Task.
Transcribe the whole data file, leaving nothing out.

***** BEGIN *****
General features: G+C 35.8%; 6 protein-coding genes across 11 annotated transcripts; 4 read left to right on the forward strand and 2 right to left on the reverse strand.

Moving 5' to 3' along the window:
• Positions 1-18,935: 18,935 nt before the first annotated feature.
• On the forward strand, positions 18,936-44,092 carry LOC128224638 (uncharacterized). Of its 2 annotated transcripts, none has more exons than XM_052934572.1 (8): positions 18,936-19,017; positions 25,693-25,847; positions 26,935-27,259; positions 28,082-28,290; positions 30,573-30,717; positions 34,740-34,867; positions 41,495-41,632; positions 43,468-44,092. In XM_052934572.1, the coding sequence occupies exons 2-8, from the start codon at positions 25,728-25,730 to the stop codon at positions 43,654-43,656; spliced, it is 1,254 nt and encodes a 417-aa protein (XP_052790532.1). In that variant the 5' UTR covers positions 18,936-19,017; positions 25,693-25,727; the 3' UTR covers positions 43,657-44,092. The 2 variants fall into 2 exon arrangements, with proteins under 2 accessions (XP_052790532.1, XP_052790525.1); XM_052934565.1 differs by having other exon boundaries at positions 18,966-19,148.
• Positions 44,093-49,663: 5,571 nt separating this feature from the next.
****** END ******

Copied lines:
General features: G+C 35.8%; 6 protein-coding genes across 11 annotated transcripts; 4 read left to right on the forward strand and 2 right to left on the reverse strand.

Moving 5' to 3' along the window:
• Positions 1-18,935: 18,935 nt before the first annotated feature.
• On the forward strand, positions 18,936-44,092 carry LOC128224638 (uncharacterized). Of its 2 annotated transcripts, none has more exons than XM_052934572.1 (8): positions 18,936-19,017; positions 25,693-25,847; positions 26,935-27,259; positions 28,082-28,290; positions 30,573-30,717; positions 34,740-34,867; positions 41,495-41,632; positions 43,468-44,092. In XM_052934572.1, the coding sequence occupies exons 2-8, from the start codon at positions 25,728-25,730 to the stop codon at positions 43,654-43,656; spliced, it is 1,254 nt and encodes a 417-aa protein (XP_052790532.1). In that variant the 5' UTR covers positions 18,936-19,017; positions 25,693-25,727; the 3' UTR covers positions 43,657-44,092. The 2 variants fall into 2 exon arrangements, with proteins under 2 accessions (XP_052790532.1, XP_052790525.1); XM_052934565.1 differs by having other exon boundaries at positions 18,966-19,148.
• Positions 44,093-49,663: 5,571 nt separating this feature from the next.